December 17, 2020

illumis Compliance Product Update: Workday Integration & Zero Records Filter

We’re continually updating our political contribution compliance platform to better serve our customers. We’re excited to highlight the most recent additions in our latest feature update.

Workday Integration. We’re excited to announce our support for direct integration with Workday’s HR platform. If you’re currently using the illumis platform and would like to set this up, our team is happy to assist. This will allow you to set up reports that automatically keep your employee list updated for new hires and account for other changes across your organization. You can also use the integration to update more robust information into the platform. If you’re on a different HR platform, don’t worry - there’s a good chance we’ll also be able to support those soon.

Zero Records Filter. We want to make sure you can sort through the important data — and sort through it quickly. To help save time, you can now filter out your employee’s that don’t have any contributions associated with their name. In the monitoring section of the illumis platform simply check the box next to “Hide searches with 0 results” and click apply.

If you’d like to set up a time to connect with our team, shoot us an email at!

Political contributions made by firm employees pose a significant threat to investment advisory firms. And even firms with the best compliance teams can be at risk of violating pay-to-play regulations, like the Securities and Exchange Commission’s (SEC) rule 206(4)-5, given the complexity of the rules and the myriad of regulations to which firms must comply.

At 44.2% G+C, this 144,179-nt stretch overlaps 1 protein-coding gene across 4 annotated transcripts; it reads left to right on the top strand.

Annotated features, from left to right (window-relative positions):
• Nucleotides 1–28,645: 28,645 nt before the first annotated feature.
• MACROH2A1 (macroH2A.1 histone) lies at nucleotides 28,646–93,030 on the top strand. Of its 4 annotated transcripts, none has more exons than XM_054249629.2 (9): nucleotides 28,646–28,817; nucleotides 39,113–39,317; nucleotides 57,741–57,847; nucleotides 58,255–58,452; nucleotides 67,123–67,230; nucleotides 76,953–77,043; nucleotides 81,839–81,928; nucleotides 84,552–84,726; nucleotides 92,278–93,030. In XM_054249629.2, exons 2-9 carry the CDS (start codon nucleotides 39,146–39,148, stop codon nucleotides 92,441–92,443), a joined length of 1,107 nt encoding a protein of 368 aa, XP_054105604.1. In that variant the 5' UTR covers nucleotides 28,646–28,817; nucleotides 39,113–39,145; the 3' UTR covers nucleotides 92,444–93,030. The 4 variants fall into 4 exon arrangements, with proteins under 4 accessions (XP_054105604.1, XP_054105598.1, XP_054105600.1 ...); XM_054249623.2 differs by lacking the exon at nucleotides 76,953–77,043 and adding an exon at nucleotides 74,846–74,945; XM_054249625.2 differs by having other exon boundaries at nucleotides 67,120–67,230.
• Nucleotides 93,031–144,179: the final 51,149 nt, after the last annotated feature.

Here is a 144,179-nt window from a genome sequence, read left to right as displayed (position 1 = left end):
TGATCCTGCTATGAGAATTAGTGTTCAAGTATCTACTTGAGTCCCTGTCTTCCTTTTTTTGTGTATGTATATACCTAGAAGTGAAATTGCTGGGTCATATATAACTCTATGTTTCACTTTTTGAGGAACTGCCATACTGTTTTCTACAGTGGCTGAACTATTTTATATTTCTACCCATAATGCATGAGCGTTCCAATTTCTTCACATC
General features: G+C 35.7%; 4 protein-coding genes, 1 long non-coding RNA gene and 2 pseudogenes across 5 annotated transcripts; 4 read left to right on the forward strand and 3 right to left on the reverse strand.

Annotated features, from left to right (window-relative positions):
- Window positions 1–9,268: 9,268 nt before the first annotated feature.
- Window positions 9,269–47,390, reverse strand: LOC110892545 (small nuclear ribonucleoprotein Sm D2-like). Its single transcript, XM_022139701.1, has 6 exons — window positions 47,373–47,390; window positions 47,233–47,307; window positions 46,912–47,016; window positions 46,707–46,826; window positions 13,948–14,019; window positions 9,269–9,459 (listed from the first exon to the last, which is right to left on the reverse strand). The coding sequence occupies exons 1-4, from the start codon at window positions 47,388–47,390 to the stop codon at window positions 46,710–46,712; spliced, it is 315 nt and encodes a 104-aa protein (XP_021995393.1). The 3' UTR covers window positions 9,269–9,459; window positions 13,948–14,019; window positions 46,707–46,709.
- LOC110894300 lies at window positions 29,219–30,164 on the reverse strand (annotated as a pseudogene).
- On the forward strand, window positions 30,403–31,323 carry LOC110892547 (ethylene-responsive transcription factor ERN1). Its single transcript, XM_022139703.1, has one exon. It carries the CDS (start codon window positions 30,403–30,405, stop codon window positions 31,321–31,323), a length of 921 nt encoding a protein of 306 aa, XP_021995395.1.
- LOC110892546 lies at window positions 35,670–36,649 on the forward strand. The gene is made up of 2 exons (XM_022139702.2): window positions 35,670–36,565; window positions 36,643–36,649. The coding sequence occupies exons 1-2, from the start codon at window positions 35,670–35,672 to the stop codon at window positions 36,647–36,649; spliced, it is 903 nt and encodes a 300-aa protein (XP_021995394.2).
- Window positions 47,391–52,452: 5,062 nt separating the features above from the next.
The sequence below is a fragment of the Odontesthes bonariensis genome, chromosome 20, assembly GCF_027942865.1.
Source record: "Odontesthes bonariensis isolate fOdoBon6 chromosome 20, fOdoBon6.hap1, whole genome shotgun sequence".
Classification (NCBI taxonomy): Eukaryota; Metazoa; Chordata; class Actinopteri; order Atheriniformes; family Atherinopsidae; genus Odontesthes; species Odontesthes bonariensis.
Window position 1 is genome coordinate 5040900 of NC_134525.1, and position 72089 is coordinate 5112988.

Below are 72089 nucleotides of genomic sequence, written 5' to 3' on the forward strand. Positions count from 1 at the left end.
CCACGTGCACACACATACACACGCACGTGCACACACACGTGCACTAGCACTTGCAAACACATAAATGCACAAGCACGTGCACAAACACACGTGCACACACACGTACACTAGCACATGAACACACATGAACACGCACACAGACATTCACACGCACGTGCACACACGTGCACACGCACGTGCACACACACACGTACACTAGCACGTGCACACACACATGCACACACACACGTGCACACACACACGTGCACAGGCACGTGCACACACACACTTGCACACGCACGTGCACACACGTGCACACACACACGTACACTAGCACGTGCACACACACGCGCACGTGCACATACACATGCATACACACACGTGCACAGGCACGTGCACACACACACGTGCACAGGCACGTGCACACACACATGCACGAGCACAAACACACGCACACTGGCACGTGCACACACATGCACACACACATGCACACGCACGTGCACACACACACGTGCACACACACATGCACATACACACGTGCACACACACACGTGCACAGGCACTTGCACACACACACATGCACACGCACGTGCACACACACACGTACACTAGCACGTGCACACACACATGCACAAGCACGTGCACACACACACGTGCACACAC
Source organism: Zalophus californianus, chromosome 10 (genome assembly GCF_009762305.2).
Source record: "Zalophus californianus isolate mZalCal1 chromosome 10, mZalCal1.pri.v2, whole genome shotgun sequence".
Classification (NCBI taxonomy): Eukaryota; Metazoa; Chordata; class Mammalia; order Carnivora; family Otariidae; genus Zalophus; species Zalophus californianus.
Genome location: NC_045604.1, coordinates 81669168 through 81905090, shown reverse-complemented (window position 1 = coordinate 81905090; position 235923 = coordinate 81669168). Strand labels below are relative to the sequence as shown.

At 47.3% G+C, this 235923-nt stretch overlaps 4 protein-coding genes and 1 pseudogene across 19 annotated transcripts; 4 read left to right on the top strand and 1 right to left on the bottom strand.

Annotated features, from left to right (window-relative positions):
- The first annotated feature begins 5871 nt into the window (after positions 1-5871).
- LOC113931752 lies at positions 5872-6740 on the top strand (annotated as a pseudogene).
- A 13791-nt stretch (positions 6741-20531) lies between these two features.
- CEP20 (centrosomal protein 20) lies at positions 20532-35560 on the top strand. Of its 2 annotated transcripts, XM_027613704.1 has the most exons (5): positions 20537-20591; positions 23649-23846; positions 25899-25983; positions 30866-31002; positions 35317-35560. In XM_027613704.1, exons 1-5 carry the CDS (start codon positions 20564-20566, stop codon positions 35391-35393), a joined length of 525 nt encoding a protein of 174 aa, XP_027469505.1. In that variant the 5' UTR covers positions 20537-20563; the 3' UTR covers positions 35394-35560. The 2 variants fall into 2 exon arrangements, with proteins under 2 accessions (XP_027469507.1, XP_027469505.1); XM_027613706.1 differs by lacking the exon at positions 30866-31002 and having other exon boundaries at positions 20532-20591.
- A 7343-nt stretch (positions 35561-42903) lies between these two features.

Because of this, investment firms must arm themselves with the access to and support of real-time data, which can help identify potential violations and anomalies in the political donation process.

By leveraging real-time data, investment firms can quickly detect suspicious or unauthorized activities and take prompt action to prevent pay-to-play violations.

SEC Rule 206(4)-5 is arguably the most well known regulation regarding political contributions compliance or pay-to-play compliance. However, it certainly isn’t the only regulation to which firms must comply.

In fact, beyond federal regulations, firms which take part in government contracted work must contend with numerous and varied state and local regulations as well. Such regulations present unique challenges because of the various requirements within each, which should they be neglected, can cause significant financial and reputational damage.

While it would be almost too easy to treat the Securities and Exchange Commissions’ (SEC) pay-to-play rule 206(4)-5 as a special requirement implemented only during election years, that mistake can cause serious, firm-wide damages. In fact, for investment firms, establishing a compliance program which actively and regularly incorporates compliance with the SEC pay-to-play rule is essential to avoiding fines, sanctions, lockout periods, loss of revenue and a damaged reputation.